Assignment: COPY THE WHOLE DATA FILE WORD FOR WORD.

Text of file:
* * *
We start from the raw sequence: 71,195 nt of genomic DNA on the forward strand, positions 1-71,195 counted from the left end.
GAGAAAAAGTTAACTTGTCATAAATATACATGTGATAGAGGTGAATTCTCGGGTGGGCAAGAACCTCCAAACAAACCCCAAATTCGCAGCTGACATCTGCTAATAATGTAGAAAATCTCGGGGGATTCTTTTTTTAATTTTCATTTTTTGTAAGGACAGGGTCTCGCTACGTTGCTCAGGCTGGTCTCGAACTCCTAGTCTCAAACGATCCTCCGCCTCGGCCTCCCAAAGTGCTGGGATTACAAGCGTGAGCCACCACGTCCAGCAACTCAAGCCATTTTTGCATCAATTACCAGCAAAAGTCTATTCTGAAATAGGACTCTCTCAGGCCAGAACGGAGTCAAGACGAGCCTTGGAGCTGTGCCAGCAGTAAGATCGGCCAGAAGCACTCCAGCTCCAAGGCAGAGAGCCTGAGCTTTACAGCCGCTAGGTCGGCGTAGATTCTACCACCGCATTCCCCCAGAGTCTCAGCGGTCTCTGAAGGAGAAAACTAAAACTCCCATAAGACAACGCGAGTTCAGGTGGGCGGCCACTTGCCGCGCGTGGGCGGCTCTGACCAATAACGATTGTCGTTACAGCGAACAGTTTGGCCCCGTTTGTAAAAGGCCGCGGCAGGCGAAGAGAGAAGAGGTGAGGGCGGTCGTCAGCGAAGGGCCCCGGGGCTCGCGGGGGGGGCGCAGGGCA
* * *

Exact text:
We start from the raw sequence: 71,195 nt of genomic DNA on the forward strand, positions 1-71,195 counted from the left end.
GAGAAAAAGTTAACTTGTCATAAATATACATGTGATAGAGGTGAATTCTCGGGTGGGCAAGAACCTCCAAACAAACCCCAAATTCGCAGCTGACATCTGCTAATAATGTAGAAAATCTCGGGGGATTCTTTTTTTAATTTTCATTTTTTGTAAGGACAGGGTCTCGCTACGTTGCTCAGGCTGGTCTCGAACTCCTAGTCTCAAACGATCCTCCGCCTCGGCCTCCCAAAGTGCTGGGATTACAAGCGTGAGCCACCACGTCCAGCAACTCAAGCCATTTTTGCATCAATTACCAGCAAAAGTCTATTCTGAAATAGGACTCTCTCAGGCCAGAACGGAGTCAAGACGAGCCTTGGAGCTGTGCCAGCAGTAAGATCGGCCAGAAGCACTCCAGCTCCAAGGCAGAGAGCCTGAGCTTTACAGCCGCTAGGTCGGCGTAGATTCTACCACCGCATTCCCCCAGAGTCTCAGCGGTCTCTGAAGGAGAAAACTAAAACTCCCATAAGACAACGCGAGTTCAGGTGGGCGGCCACTTGCCGCGCGTGGGCGGCTCTGACCAATAACGATTGTCGTTACAGCGAACAGTTTGGCCCCGTTTGTAAAAGGCCGCGGCAGGCGAAGAGAGAAGAGGTGAGGGCGGTCGTCAGCGAAGGGCCCCGGGGCTCGCGGGGGGGGCGCAGGGCA